The Early Days
Roure was launched in Grasse (France) in 1820 as a creator and wholesaler of perfumery raw materials. Founder Claude Roure had married Marie Honorade Bertrand, hence the "Roure Bertrand" name. Roure's trademark was a chemist's retort on a brick furnace.
In the early years, Roure Bertrand specialized in supplying neroli oil to perfumers in Cologne makers of "Eau de Cologne". Neroli oil is prepared by steam distillation of flowers of the bitter orange ("bigarade") tree.
When Claude and Marie's son, Jean François entered the business in 1845, it was renamed "Roure Bertrand Fils" the name seen non the bottle of sequoia oil shown at the right. When Jean François Roure died in 1866, the business was left in the capable hands of his sons, Claude-Zacharie Roure and Louis Maximin Roure.
While Louis Maximin developed a number of technological innovations in the preparation of perfumery raw materials, Claude-Zacharie expanded the company's marketing scope opening up relationship with perfumers across Europe and into Russia. Thanks to his efforts, Roure Bertrand Fils became the near exclusive supplier to Moscow soap and perfume superpower, Brocard. (At the end of the 19th century, Brocard was the largest soapmaker in Europe.)
When Claude Zacharie Roure died in 1880, Louis Maxim Roure became the company's sole owner. Upon his death in 1898, the business passed to his three children, Louis, Marie and Jean.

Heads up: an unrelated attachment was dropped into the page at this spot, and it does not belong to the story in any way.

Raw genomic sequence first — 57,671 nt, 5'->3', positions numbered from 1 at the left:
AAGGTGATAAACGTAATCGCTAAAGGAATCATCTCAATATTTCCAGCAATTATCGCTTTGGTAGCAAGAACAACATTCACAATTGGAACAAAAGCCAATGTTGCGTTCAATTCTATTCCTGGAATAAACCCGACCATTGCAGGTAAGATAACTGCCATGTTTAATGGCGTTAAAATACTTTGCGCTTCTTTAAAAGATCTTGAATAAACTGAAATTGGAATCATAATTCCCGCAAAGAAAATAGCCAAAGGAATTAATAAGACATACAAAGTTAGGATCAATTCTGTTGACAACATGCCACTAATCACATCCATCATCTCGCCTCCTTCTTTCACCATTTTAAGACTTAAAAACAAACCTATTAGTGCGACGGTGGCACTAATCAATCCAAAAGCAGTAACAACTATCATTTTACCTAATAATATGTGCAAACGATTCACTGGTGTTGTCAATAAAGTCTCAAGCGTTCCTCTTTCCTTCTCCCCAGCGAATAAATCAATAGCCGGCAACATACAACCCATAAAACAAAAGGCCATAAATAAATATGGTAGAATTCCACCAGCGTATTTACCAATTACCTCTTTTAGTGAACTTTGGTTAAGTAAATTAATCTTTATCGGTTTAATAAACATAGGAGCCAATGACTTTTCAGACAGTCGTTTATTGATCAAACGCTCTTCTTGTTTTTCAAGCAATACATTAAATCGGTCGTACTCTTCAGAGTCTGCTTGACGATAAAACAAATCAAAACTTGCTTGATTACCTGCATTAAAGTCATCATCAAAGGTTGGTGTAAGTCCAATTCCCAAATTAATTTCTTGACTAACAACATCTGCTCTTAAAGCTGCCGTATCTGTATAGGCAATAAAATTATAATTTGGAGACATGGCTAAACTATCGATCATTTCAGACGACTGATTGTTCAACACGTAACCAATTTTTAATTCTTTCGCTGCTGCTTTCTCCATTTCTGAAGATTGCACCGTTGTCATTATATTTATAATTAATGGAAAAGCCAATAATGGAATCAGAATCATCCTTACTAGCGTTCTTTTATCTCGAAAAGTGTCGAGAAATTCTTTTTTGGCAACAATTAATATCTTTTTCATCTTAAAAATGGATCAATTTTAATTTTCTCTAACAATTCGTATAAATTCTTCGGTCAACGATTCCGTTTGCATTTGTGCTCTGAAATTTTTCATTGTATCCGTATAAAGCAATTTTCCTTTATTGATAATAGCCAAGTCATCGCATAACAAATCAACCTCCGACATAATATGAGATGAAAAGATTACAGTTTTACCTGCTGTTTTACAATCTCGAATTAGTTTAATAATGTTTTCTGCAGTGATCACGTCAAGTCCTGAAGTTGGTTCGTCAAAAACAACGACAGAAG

Louis Maximin Roure's daughter, Marie, married Jean Amic, and bore three sons. Both Louis Maximin's son, Louis, and son-in-law Jean Amic, entered the business.
Young Louis became active in publishing scientific papers for Roure Bertrand Fils. These were translated into English and German and helped establish Roure as a leader in the modern perfumery. In 1900 a Roure scientific bulletin described, for the first time, the extraction of perfumery materials by the use of volatile solvents. Also in 1900, Roure Bertrand Fils was presented with a grand prize for technical innovation at the Universal Exposition in Paris.
In 1902, Louis Roure, in collaboration with Justin Dupont, established a factory at Argenteuil to develop synthetic perfumery materials. In 1904, the house of Justin Dupont had been awarded a gold medal for its technological breakthroughs at the Saint Louis Exposition in the United States. The companies continued to collaborate until, in 1926, they merged their interests under the name "Roure Bertrand Fils et Justin Dupont".
Roure Perfumey School
In 1946, Roure created the Roure Perfumery School. It's first director was Roure perfumer, Jean Carles. Carles created a teaching method based on fragrance memorization and classification of fragrances into 15 olfactory families. This method was never patented and, today, is available to all.
Other directors of the school have included Marcel Carles, Jean Carles's son, François Marin, and Bernard Escano.
Some time after Roure and Givaudan were merged, both the Roure perfumery school and Givaudan's own perfumery school were closed. Today the combined perfumery school has been reopened as the Givaudan Perfumery School to train new generations of perfumers.
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